Publicly Available Evidence Doesn’t Support
Russian Gov Hacking of 2016 Election
Three days ago, the
Washington Post ran this article by Philip
Bump — “Here’s
the public evidence that supports the idea that
Russia interfered in the 2016 election”.
of the article was, since we can’t know what the
classified evidence is that supports the U.S.
government’s finding in favor of Russian
government intereference, there is plenty of
public evidence which should convince us.
wrong about that. The public evidence isn’t
enough to identify Russian government
involvement, or even identify the nationality of
the hackers involved. That doesn’t mean that the
Russian government isn’t responsible. It means
that we don’t know enough to say who is
responsible based solely on the publicly known
evidence, including classified evidence that’s
X-Agent malware used against the DNC is not
exclusive to Russia. The source code
has been acquired
by at least one Ukrainian hacker group and one
European cybersecurity company, which means that
others have it as well. “Exclusive use” is a
myth that responsible cybersecurity companies
need to stop using as proof of attribution.
various attacks attributed to the GRU were a
comedy of errors;
not the actions of a sophisticated adversary.
FBI/DHS Grizzly Steppe report was a disaster (here,
Danger Close report,
which was supposed to be the nail in the coffin
that proved the GRU was involved in the DNC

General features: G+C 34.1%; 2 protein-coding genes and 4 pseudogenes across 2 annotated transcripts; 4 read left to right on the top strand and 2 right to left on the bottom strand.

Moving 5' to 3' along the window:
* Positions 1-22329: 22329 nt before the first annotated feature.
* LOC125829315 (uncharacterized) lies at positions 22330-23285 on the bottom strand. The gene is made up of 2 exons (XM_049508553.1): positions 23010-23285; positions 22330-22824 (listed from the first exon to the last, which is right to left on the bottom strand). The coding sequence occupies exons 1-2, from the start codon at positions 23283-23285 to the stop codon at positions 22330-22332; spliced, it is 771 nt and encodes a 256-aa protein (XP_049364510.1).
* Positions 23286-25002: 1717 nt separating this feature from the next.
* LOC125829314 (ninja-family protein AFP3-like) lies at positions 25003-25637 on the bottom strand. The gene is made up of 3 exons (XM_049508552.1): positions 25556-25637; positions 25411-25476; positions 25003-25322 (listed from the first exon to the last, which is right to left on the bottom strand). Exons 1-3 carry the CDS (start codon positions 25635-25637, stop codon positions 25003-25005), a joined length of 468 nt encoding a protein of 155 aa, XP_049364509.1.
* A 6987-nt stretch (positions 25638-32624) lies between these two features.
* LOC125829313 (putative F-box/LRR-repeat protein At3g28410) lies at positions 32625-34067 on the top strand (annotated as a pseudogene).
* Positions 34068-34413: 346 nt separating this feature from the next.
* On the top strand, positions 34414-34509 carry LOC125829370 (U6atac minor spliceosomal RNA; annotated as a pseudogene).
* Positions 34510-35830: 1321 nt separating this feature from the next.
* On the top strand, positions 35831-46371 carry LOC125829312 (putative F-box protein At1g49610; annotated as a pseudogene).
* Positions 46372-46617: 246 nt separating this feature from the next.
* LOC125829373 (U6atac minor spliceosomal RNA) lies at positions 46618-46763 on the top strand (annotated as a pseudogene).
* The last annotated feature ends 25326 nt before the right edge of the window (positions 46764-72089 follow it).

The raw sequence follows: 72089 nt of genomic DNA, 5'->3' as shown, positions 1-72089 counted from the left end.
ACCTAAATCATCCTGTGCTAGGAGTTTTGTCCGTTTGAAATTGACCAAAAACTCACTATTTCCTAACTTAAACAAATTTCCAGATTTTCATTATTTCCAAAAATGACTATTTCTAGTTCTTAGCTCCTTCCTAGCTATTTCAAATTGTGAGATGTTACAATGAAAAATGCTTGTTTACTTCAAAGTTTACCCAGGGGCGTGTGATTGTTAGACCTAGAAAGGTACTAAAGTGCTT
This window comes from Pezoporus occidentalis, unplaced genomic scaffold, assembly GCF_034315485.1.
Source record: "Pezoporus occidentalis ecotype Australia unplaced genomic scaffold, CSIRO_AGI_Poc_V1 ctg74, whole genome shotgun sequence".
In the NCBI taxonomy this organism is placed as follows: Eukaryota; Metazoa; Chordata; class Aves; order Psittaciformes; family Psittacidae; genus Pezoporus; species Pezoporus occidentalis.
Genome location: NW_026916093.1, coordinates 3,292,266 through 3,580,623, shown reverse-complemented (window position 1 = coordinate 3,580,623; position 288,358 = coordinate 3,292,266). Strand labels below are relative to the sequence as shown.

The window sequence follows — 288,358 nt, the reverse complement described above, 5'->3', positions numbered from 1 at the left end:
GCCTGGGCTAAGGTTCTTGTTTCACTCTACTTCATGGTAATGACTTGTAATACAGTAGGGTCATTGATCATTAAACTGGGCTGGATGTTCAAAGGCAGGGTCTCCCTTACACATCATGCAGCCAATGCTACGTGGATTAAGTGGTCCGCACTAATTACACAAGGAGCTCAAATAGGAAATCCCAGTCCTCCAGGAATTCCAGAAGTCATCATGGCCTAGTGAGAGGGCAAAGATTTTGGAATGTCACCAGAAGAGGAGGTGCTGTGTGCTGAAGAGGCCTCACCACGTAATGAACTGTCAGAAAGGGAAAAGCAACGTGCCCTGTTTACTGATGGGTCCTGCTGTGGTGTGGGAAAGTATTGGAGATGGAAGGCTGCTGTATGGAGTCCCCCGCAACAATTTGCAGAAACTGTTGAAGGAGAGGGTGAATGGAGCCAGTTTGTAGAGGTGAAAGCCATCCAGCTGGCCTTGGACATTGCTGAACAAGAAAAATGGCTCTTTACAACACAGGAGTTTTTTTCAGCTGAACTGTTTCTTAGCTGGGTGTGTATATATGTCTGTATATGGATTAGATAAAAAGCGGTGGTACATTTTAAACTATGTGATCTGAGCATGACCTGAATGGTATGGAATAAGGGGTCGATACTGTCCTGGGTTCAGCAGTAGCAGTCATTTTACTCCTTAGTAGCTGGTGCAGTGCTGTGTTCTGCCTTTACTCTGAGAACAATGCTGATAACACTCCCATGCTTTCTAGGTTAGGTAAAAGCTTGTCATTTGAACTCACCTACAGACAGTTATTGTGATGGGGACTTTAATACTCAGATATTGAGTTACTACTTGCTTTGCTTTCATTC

hack, has been repudiated by the Ukrainian
government, the IISS whose data they misused,
and the builder of the military app that they
claimed was compromised.
Arizona and Illinois attacks against electoral
databases that were blamed on the Russian
government were actually conducted by
Reality Winner leak of a classified NSA document
contained a graphic that used different colors
of lines to qualify the data (confirmed, analyst
judgment, contextual information). The line that
connected the “actors” who sent out the
spearphishing email to various electoral
organizations with the GRU was yellow (analyst
judgment) and included the words “probably
within”; meaning that this was not a
There are many other problems with the DNC
investigation starting with the fact that no
government agency actually did the forensics
work. It was done by a company with strong ties
to the Clinton campaign and an
to blame foreign governments for cyber attacks
on evidence that was either flimsy or
of this mean that the Russian government didn’t
do it? No. It only means that there is
insufficient public evidence to say that it did.
Jeffrey Carr - Principal consultant at
20KLeague.com; Founder of Suits and Spooks;
Author of “Inside Cyber Warfare"
This article was first published by
views expressed in this article are solely those
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opinions of Information Clearing House.